LiveWell Mind & Body: October 2014
Community Healing: Herbalism plants the seeds for better health.
In 2010, four friends decided to start a business together in New Orleans. That might not sound unusual, but for herbalists Rachael Reeves, Jen Stovall, Wendy Hounsel and Amy Seifert, it was a big step. “It was our dream, but it was too scary [to do individually], so it was like, well, let’s all do it together!” Reeves says. The group opened Maypop Community Herb Shop at 1036 Franklin Ave. in the Bywater, bringing New Orleans a resource for plant-based medicine and herbal healing.
Maypop’s approach to herbal medicine focuses on using regional plants and herbs to address problems with health and quality of life. “Herbalism can be preventive healthcare, and it’s great for preventing healthcare issues,” Reeves says. “It can be supporting and nurturing when you’re having health issues. All of us feel that herbs can be part of a whole program — and maybe should be part of a whole program.”
Herbal medicine targets “baseline conditions,” like poor sleep quality and digestive issues, which can be the root causes of other ailments.
Each of the shop’s founders has more than 12 years of experience in addressing these conditions through herbal remedies. “We are all Western herbalists, although we have trainings in different modalities,” Reeves says. “We use the same anatomy and physiology as Western biomedicine.”
Herbs can be taken in a variety of ways: brewed into tea; swallowed in capsules; extracted into vinegar, oils and even honey; and distilled into tinctures. All of Maypop’s herbs are FDA-regulated for safety and consistency.
While herbalists can prescribe herbs to soothe certain conditions, herbs differ from pharmaceutical medications in that, generally, they do not target a single body part or condition. “For the most part, herbs bring the body back into homeostasis,” Reeves explains. “The body’s going to take what it needs from that herb and use it to bring itself back into balance.” So it’s also important to pay proper attention to other factors like sleep, diet and exercise.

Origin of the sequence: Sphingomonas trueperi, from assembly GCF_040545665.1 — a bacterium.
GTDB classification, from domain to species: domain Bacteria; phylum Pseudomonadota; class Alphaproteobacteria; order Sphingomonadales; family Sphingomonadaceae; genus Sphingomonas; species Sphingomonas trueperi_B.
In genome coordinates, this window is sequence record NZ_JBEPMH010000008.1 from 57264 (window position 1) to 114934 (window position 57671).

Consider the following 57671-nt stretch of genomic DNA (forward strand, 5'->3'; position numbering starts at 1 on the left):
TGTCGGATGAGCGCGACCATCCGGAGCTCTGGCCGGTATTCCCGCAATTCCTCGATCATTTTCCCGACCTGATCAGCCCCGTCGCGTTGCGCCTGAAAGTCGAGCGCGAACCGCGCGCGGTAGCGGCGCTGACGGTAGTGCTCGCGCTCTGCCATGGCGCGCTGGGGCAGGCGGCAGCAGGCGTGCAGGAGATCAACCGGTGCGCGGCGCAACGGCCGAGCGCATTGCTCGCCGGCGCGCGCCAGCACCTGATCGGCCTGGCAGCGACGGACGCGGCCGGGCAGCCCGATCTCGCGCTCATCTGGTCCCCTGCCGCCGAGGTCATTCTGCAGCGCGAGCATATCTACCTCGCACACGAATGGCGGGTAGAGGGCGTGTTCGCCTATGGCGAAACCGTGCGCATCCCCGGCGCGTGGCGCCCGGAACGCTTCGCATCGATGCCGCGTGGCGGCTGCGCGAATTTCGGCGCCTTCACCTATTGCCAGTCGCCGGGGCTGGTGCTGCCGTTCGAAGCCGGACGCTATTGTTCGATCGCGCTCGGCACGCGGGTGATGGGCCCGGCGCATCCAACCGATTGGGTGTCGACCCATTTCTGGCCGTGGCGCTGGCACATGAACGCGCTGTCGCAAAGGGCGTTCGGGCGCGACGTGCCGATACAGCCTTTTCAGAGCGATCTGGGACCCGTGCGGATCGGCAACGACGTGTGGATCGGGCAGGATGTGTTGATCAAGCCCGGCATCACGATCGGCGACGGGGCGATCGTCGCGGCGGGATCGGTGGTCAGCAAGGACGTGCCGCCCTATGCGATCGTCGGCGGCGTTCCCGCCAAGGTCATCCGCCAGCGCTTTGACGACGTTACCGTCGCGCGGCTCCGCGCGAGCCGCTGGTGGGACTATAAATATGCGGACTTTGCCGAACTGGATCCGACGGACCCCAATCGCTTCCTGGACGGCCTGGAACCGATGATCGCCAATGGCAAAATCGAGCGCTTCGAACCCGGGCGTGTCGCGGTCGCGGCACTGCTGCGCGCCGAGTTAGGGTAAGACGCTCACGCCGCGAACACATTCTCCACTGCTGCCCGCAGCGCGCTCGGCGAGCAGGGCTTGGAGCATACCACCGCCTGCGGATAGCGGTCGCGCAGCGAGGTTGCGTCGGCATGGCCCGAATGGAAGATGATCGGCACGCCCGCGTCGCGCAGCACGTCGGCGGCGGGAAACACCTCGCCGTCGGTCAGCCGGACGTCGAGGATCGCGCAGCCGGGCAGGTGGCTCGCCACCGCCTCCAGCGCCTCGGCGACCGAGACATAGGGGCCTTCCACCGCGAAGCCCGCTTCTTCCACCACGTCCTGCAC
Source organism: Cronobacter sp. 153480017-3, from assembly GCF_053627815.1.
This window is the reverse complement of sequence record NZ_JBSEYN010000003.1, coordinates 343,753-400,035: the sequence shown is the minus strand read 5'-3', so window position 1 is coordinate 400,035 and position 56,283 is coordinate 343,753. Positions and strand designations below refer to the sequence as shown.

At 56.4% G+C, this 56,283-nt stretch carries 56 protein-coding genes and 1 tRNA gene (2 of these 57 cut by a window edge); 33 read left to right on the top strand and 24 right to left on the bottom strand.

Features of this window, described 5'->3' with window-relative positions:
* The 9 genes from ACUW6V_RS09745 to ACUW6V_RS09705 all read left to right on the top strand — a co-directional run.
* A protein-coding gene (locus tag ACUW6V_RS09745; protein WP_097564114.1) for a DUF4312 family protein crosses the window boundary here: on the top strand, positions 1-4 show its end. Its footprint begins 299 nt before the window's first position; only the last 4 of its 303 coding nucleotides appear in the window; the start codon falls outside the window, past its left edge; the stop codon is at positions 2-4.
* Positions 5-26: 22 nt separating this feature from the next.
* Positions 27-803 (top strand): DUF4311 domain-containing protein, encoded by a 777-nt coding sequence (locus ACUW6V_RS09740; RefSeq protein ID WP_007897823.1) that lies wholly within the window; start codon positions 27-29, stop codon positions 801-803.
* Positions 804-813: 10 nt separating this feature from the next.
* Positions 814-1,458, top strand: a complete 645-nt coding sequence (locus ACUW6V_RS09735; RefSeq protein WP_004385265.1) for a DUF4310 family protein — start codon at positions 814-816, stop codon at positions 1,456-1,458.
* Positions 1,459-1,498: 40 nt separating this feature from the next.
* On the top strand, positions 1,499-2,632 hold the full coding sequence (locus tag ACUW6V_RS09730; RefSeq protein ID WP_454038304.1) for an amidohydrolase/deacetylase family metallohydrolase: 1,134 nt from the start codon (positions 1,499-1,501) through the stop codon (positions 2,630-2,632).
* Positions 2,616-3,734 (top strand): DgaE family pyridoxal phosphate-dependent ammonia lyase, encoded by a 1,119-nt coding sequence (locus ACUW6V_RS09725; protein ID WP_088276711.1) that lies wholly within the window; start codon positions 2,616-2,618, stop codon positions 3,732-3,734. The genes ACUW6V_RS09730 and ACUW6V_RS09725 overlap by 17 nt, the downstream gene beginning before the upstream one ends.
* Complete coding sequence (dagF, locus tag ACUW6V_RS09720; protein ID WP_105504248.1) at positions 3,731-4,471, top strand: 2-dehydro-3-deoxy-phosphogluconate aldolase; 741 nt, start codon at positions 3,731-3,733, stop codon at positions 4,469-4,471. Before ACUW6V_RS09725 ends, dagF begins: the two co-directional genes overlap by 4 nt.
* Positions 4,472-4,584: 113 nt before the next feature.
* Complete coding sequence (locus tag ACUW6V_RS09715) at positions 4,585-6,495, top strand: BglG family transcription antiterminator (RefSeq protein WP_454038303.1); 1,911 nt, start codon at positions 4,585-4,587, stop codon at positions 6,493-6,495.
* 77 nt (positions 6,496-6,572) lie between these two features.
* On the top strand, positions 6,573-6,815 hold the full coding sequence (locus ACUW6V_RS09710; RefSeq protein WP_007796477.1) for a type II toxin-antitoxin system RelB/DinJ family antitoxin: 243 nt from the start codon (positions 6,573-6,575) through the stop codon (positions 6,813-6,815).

The shop regularly holds classes on treating common injuries and conditions with herbal medicine, and offers community outreach and education. “I think our big mission is to make herbs accessible to folks, so that people can actually use herbs as a part of their healthcare plan,” Reeves says. maypopherbshop.com
Perfect Position: Learn how a mind-body technique can ease your tension.
Feeling like your posture needs some loving attention? There’s a practice for that. Named over 100 years ago for Australian actor and voice teacher F. Matthias Alexander, the Alexander Technique addresses body carriage, posture and movement to improve quality of life. “The Alexander Technique is a skill that can help you do all of your daily activities — walking, standing, practicing yoga, working at a computer, taking care of children — with less tension and greater ease,” says Lisa Lutton, a certified teacher of the technique.